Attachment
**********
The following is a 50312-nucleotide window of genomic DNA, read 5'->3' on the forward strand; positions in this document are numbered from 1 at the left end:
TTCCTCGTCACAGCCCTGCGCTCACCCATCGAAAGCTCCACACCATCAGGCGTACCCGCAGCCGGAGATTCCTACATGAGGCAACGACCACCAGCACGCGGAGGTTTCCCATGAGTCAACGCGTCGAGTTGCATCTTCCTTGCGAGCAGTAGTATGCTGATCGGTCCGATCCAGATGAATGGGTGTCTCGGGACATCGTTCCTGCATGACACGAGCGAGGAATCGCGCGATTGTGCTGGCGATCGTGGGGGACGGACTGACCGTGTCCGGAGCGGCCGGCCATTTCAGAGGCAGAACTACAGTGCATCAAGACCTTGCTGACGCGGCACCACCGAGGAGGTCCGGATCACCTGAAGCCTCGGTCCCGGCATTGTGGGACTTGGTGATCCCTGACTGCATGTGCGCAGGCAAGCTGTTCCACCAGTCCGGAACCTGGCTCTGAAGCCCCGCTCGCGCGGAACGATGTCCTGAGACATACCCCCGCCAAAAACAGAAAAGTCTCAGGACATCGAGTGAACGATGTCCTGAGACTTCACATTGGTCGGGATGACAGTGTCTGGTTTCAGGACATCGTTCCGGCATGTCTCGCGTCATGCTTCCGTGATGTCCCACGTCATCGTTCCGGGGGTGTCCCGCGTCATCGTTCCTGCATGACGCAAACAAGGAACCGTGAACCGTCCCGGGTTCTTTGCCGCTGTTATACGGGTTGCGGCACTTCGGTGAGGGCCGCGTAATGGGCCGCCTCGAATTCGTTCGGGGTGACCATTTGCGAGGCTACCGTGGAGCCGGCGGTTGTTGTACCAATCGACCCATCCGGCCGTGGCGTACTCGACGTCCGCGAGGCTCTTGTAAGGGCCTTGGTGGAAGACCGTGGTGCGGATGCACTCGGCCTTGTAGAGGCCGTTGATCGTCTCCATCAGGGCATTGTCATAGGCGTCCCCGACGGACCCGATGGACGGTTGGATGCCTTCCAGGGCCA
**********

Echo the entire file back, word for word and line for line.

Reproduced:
The following is a 50312-nucleotide window of genomic DNA, read 5'->3' on the forward strand; positions in this document are numbered from 1 at the left end:
TTCCTCGTCACAGCCCTGCGCTCACCCATCGAAAGCTCCACACCATCAGGCGTACCCGCAGCCGGAGATTCCTACATGAGGCAACGACCACCAGCACGCGGAGGTTTCCCATGAGTCAACGCGTCGAGTTGCATCTTCCTTGCGAGCAGTAGTATGCTGATCGGTCCGATCCAGATGAATGGGTGTCTCGGGACATCGTTCCTGCATGACACGAGCGAGGAATCGCGCGATTGTGCTGGCGATCGTGGGGGACGGACTGACCGTGTCCGGAGCGGCCGGCCATTTCAGAGGCAGAACTACAGTGCATCAAGACCTTGCTGACGCGGCACCACCGAGGAGGTCCGGATCACCTGAAGCCTCGGTCCCGGCATTGTGGGACTTGGTGATCCCTGACTGCATGTGCGCAGGCAAGCTGTTCCACCAGTCCGGAACCTGGCTCTGAAGCCCCGCTCGCGCGGAACGATGTCCTGAGACATACCCCCGCCAAAAACAGAAAAGTCTCAGGACATCGAGTGAACGATGTCCTGAGACTTCACATTGGTCGGGATGACAGTGTCTGGTTTCAGGACATCGTTCCGGCATGTCTCGCGTCATGCTTCCGTGATGTCCCACGTCATCGTTCCGGGGGTGTCCCGCGTCATCGTTCCTGCATGACGCAAACAAGGAACCGTGAACCGTCCCGGGTTCTTTGCCGCTGTTATACGGGTTGCGGCACTTCGGTGAGGGCCGCGTAATGGGCCGCCTCGAATTCGTTCGGGGTGACCATTTGCGAGGCTACCGTGGAGCCGGCGGTTGTTGTACCAATCGACCCATCCGGCCGTGGCGTACTCGACGTCCGCGAGGCTCTTGTAAGGGCCTTGGTGGAAGACCGTGGTGCGGATGCACTCGGCCTTGTAGAGGCCGTTGATCGTCTCCATCAGGGCATTGTCATAGGCGTCCCCGACGGACCCGATGGACGGTTGGATGCCTTCCAGGGCCA